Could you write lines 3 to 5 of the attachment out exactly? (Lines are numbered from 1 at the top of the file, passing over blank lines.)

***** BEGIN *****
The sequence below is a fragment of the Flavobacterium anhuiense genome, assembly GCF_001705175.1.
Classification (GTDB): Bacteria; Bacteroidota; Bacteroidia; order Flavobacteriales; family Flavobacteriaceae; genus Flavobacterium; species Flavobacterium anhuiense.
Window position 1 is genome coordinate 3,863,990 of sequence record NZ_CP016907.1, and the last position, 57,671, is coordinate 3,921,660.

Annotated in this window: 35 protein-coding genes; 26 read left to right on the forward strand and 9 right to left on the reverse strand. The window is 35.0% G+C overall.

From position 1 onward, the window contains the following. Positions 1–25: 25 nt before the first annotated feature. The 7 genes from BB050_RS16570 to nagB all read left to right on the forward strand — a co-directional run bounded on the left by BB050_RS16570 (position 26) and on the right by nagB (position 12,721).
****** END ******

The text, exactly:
Window position 1 is genome coordinate 3,863,990 of sequence record NZ_CP016907.1, and the last position, 57,671, is coordinate 3,921,660.

Annotated in this window: 35 protein-coding genes; 26 read left to right on the forward strand and 9 right to left on the reverse strand. The window is 35.0% G+C overall.

From position 1 onward, the window contains the following. Positions 1–25: 25 nt before the first annotated feature. The 7 genes from BB050_RS16570 to nagB all read left to right on the forward strand — a co-directional run bounded on the left by BB050_RS16570 (position 26) and on the right by nagB (position 12,721).